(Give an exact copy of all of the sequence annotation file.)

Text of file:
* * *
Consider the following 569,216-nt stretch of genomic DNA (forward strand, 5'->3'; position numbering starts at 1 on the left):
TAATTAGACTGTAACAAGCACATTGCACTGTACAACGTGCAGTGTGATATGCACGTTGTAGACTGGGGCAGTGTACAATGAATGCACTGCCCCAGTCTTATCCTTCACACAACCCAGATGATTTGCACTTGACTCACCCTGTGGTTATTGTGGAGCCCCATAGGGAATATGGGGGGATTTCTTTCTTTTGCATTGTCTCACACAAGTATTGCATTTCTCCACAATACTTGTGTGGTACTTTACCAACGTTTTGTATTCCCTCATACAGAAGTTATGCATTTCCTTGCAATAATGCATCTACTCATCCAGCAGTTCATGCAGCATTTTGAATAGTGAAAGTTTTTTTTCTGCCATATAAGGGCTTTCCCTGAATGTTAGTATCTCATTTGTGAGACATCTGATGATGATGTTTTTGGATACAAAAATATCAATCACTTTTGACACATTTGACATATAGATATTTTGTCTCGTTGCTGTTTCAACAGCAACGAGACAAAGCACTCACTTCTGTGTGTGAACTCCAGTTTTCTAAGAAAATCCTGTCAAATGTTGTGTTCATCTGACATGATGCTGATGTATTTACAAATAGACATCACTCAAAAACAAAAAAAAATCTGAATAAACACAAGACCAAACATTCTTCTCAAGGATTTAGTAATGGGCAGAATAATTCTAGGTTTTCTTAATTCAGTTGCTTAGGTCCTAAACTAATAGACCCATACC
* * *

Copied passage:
Consider the following 569,216-nt stretch of genomic DNA (forward strand, 5'->3'; position numbering starts at 1 on the left):
TAATTAGACTGTAACAAGCACATTGCACTGTACAACGTGCAGTGTGATATGCACGTTGTAGACTGGGGCAGTGTACAATGAATGCACTGCCCCAGTCTTATCCTTCACACAACCCAGATGATTTGCACTTGACTCACCCTGTGGTTATTGTGGAGCCCCATAGGGAATATGGGGGGATTTCTTTCTTTTGCATTGTCTCACACAAGTATTGCATTTCTCCACAATACTTGTGTGGTACTTTACCAACGTTTTGTATTCCCTCATACAGAAGTTATGCATTTCCTTGCAATAATGCATCTACTCATCCAGCAGTTCATGCAGCATTTTGAATAGTGAAAGTTTTTTTTCTGCCATATAAGGGCTTTCCCTGAATGTTAGTATCTCATTTGTGAGACATCTGATGATGATGTTTTTGGATACAAAAATATCAATCACTTTTGACACATTTGACATATAGATATTTTGTCTCGTTGCTGTTTCAACAGCAACGAGACAAAGCACTCACTTCTGTGTGTGAACTCCAGTTTTCTAAGAAAATCCTGTCAAATGTTGTGTTCATCTGACATGATGCTGATGTATTTACAAATAGACATCACTCAAAAACAAAAAAAAATCTGAATAAACACAAGACCAAACATTCTTCTCAAGGATTTAGTAATGGGCAGAATAATTCTAGGTTTTCTTAATTCAGTTGCTTAGGTCCTAAACTAATAGACCCATACC